California's cops were confiscating cameras and even arresting people who were recording their actions
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When I was covering the Republican National Convention in 2004, New York City police cast the widest nets — literally, orange nets — to nab some rambunctious protesters. Some news photographers and other journalists were caught up in those nets, also. They eventually were freed, only after spending hours in filthy, makeshift holding areas.
New York City ultimately paid $18 million to settle the resulting civil-rights lawsuits. But I remember seeing some of this take place and realizing how deeply this chilled the reporters' ability to cover the news of the day.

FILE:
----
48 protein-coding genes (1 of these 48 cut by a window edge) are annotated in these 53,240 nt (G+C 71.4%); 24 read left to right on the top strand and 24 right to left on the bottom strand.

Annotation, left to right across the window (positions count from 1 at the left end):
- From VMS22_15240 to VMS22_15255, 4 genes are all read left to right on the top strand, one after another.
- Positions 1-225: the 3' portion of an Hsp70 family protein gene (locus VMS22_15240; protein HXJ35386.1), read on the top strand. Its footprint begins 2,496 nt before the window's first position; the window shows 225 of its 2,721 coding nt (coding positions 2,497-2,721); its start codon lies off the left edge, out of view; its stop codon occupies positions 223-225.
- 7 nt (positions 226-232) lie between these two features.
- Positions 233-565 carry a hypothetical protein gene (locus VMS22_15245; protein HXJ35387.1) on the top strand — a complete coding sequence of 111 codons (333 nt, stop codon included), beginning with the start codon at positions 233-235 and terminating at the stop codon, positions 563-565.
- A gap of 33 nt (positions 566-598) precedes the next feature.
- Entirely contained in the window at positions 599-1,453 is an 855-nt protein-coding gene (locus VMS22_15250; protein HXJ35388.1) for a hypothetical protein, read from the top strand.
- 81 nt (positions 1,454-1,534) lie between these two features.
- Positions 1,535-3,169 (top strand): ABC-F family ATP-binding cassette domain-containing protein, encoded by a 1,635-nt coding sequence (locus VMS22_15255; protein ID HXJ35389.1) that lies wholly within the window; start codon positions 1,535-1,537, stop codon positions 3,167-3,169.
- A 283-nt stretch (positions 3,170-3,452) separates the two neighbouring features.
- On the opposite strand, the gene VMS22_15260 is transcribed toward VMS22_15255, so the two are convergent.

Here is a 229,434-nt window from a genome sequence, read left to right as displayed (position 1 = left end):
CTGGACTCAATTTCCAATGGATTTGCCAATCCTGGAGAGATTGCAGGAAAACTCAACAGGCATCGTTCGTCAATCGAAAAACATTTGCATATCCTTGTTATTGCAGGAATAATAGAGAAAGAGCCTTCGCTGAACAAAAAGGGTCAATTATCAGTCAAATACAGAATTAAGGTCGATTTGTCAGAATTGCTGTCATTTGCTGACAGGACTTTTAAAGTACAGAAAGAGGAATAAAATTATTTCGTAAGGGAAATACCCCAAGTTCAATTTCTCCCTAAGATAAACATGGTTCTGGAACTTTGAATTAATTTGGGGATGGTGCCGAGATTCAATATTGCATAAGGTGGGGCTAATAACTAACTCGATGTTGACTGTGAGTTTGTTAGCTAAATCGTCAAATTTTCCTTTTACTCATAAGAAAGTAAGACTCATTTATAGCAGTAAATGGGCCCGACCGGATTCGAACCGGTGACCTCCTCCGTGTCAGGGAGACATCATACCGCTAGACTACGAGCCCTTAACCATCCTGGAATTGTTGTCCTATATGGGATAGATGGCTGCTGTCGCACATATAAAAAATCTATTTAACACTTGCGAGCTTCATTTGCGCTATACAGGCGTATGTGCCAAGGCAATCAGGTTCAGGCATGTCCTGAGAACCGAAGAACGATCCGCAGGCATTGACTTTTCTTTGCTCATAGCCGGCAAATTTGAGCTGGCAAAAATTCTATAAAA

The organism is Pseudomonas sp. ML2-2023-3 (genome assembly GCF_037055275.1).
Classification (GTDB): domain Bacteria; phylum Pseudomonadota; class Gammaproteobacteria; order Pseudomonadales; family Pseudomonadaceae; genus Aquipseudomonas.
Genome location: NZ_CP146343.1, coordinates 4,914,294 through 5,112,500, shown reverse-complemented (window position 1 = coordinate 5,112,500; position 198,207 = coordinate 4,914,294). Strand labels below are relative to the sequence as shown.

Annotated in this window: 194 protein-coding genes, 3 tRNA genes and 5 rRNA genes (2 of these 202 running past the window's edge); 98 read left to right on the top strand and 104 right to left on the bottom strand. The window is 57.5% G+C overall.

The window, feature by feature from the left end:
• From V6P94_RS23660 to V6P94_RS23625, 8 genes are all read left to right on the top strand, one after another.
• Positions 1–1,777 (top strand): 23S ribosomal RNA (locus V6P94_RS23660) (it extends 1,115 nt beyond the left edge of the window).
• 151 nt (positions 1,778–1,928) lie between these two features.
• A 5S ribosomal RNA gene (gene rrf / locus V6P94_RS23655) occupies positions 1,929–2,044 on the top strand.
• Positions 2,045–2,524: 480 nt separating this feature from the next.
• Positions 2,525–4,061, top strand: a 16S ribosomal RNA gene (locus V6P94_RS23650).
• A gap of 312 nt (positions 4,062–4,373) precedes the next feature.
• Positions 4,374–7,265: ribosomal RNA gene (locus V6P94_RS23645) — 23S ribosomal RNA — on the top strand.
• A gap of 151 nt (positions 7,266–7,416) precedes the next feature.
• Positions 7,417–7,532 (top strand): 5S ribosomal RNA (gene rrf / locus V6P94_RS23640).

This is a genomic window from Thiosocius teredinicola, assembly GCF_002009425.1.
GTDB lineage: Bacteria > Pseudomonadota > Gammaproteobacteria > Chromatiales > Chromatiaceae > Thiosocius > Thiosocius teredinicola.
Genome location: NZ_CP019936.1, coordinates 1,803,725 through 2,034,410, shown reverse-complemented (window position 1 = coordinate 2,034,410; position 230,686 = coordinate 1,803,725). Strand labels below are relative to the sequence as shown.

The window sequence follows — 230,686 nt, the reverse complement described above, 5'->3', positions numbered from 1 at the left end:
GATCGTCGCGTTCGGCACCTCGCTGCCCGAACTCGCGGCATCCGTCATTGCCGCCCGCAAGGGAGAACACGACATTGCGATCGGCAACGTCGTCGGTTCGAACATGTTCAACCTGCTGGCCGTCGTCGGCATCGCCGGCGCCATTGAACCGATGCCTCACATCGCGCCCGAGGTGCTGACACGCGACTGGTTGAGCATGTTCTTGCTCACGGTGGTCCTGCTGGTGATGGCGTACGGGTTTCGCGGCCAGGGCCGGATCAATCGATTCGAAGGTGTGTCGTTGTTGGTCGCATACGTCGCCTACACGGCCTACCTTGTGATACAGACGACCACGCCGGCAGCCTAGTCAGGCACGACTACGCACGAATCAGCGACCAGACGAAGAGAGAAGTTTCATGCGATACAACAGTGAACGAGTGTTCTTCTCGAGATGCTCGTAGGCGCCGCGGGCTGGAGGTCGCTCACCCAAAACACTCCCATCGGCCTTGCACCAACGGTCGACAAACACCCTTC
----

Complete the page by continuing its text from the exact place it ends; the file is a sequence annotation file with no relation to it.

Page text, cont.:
I thought of this as legislators this year debated a bill by Sen. Ricardo Lara, D-Bell Gardens, that makes it legally clear journalists and citizens with cameras (and cell phones) have every right to record the activities of police officials as long as they are in a public place — and aren't actually interfering with officers doing their job.
Obviously, it was wrong for New York cops to arrest photojournalists. It's also wrong for California police to do what they often have done — confiscate the cameras and even arrest people who are recording the actions of their public servants operating in public spaces. SB 411, which was on Aug. 11 signed into law by Gov. Jerry Brown, removes any doubts. The bill was long overdue.